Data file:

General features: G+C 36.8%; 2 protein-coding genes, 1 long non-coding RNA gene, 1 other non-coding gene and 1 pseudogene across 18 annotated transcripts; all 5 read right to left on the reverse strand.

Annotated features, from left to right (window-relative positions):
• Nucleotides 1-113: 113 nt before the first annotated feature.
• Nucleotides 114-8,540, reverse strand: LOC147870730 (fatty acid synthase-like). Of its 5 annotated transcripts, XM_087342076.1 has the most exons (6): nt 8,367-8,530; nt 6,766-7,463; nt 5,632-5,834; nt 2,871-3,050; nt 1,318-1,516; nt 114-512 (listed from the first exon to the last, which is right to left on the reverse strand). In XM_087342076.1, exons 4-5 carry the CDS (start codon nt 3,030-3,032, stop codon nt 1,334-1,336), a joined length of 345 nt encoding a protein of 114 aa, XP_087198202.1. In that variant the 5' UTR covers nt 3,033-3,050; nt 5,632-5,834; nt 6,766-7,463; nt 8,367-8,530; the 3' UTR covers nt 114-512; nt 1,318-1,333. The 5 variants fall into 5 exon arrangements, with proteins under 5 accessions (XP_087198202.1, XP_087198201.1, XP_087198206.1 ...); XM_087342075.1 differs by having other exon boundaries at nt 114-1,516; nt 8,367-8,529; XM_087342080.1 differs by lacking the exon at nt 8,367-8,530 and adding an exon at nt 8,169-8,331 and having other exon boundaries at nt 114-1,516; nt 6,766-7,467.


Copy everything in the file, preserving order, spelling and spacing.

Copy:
General features: G+C 36.8%; 2 protein-coding genes, 1 long non-coding RNA gene, 1 other non-coding gene and 1 pseudogene across 18 annotated transcripts; all 5 read right to left on the reverse strand.

Annotated features, from left to right (window-relative positions):
• Nucleotides 1-113: 113 nt before the first annotated feature.
• Nucleotides 114-8,540, reverse strand: LOC147870730 (fatty acid synthase-like). Of its 5 annotated transcripts, XM_087342076.1 has the most exons (6): nt 8,367-8,530; nt 6,766-7,463; nt 5,632-5,834; nt 2,871-3,050; nt 1,318-1,516; nt 114-512 (listed from the first exon to the last, which is right to left on the reverse strand). In XM_087342076.1, exons 4-5 carry the CDS (start codon nt 3,030-3,032, stop codon nt 1,334-1,336), a joined length of 345 nt encoding a protein of 114 aa, XP_087198202.1. In that variant the 5' UTR covers nt 3,033-3,050; nt 5,632-5,834; nt 6,766-7,463; nt 8,367-8,530; the 3' UTR covers nt 114-512; nt 1,318-1,333. The 5 variants fall into 5 exon arrangements, with proteins under 5 accessions (XP_087198202.1, XP_087198201.1, XP_087198206.1 ...); XM_087342075.1 differs by having other exon boundaries at nt 114-1,516; nt 8,367-8,529; XM_087342080.1 differs by lacking the exon at nt 8,367-8,530 and adding an exon at nt 8,169-8,331 and having other exon boundaries at nt 114-1,516; nt 6,766-7,467.